9: Use a bamboo rolling mat after shaping by hand for best results. Don't use the map to shape the roll initially.
Photo by Laura Togut

10: If using fresh wasabi, slice it for less heat and grate it for more heat.
11: The fattier the tuna, the more wasabi it can take. And DON'T mix your wasabi with your soy sauce!
Photo by Laura Togut

Tuesday, May 14, 2013

Butter and soy: Japan's favorite mix

A very simple yet delicious pasta with soy, butter and mushrooms.

And not only is it a Japanese favorite, it's also one of chef Jean-George Vongerichten's favorite flavor combinations. Complementing each other to a tee, butter and soy can be used in many different ways, and with many different ingredients, such as this pasta with mushrooms recipe. Pan fried daikon with soy and butter is also terrific or mixing worcestershire sauce, balsamic vinegar, and freshly ground pepper with this combo to make a delicious steak sauce. Lots can be achieve with these two simple ingredients; share your own recipe and we'll post it on our blog!

Butter and soy spaghetti:

1 lb dry spaghetti
2 cloves garlic, finely chopped
1/4 lb shiitake mushrooms
1/4 lb beech mushrooms (bunashimeji) or other Japanese mushrooms
1 tbsp sake
3 tbsp soy sauce
3 tbsp butter
2 tbsp neutral oil
2 shallots, finely chopped
a handful of fresh parsley, roughly chopped
1/2 cup pasta water
fresh ground black pepper
Fill a large pot with salted water and bring to the boil.
In a large pan over high heat, add oil, 1 tbsp butter and garlic. Cook for 2 minutes and add mushrooms and cook for 3 minutes. Add shallots and cook for 2 minutes. Add half of the parsley and mix well. Turn heat off and wait until the pasta is cooked. While the pasta is boiling, reserve about 1/2 cup of pasta water. Drain your pasta and add to the pan of cooked mushrooms.
Turn the heat to low and add the remaining chopped parsley. Mix well and add soy sauce, butter and sake. Mix well again, making sure all the pasta is coated with all the ingredients. Add a good amount of fresh ground black pepper and a little bit of the pasta water to make the sauce more unctuous.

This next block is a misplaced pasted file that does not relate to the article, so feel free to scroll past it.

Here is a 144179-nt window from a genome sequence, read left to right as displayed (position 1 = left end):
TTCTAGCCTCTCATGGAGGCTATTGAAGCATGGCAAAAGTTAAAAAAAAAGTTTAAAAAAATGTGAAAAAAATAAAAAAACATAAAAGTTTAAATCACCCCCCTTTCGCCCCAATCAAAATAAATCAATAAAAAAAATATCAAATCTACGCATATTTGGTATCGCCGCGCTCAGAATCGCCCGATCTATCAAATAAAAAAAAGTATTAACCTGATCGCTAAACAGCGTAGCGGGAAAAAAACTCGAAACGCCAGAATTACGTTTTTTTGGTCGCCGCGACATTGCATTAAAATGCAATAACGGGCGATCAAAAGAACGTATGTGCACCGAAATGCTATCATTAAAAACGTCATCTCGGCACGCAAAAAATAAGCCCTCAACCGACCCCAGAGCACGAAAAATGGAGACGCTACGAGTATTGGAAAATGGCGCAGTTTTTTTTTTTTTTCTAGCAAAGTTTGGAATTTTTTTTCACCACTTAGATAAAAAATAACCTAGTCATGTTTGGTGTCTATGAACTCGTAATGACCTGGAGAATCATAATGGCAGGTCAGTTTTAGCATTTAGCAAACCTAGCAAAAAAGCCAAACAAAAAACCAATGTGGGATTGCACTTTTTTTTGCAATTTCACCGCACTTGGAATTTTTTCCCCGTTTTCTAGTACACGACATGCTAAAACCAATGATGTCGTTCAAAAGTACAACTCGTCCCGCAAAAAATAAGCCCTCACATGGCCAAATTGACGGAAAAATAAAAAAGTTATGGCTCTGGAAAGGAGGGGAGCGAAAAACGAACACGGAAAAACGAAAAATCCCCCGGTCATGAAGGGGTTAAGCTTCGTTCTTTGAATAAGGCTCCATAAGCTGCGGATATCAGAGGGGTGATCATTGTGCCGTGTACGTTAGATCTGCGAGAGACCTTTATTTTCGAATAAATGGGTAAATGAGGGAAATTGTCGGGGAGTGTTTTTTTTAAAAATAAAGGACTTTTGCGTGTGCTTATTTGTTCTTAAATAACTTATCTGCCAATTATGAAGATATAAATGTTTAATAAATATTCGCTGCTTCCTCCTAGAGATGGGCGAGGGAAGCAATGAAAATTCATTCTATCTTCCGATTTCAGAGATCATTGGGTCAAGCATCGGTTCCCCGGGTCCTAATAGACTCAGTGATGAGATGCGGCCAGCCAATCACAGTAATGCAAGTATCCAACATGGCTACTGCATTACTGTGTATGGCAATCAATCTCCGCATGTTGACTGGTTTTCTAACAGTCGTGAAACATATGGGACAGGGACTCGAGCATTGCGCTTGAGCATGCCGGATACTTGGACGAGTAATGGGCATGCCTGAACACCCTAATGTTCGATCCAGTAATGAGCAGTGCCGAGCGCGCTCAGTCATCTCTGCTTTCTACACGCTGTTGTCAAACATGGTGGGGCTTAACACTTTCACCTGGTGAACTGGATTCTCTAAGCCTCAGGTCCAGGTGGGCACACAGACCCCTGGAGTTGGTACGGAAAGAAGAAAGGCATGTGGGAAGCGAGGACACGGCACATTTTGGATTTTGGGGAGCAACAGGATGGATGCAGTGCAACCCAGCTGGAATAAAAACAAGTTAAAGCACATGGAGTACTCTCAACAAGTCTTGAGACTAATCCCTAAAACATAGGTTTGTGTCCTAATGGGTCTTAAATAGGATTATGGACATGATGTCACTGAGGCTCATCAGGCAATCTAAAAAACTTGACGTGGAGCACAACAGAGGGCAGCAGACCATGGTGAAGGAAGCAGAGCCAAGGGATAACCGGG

Serve with fresh parmesan.
Recipe taken from

Saturday, May 11, 2013

This weekend - Bamboo recommends you try these rolls

Some yummy combinations Chef Toshi's come up with! We've got classics and new creations straight from Bamboo's kitchen, using only fresh ingredients.

To see the whole sushi and roll selection, click here.

Baked Crab Roll

Made with avocado, asparagus, masago and crab. Quickly baked and brushed with soy and butter. Decadence without the guilt. We like!

Dragon Roll

Classic goodness! Ours is made with shrimp tempura, cucumber, freshwater eel, avocado and brushed with sweet soy for added umami.

Salmon Skin

Delicious AND great for the skin! Baked salmon skin, cucumber, yamagobo, onion and katsuo bushi meet in this truly unique creation.

Shrimp tempura

Another classic we all love, and this one is perfectly executed! Shrimp tempura, cucumber, masago with a little sweet soy.


Is there anything better than deep fried soft shell crab? This roll is crunchy, warm, moist and incredibly flavorful! Deep fried soft shell crab, cucumber and masago. No bells or whistles needed when you have an ingredient as special as soft shell crab!

Thursday, May 9, 2013

What is Umami?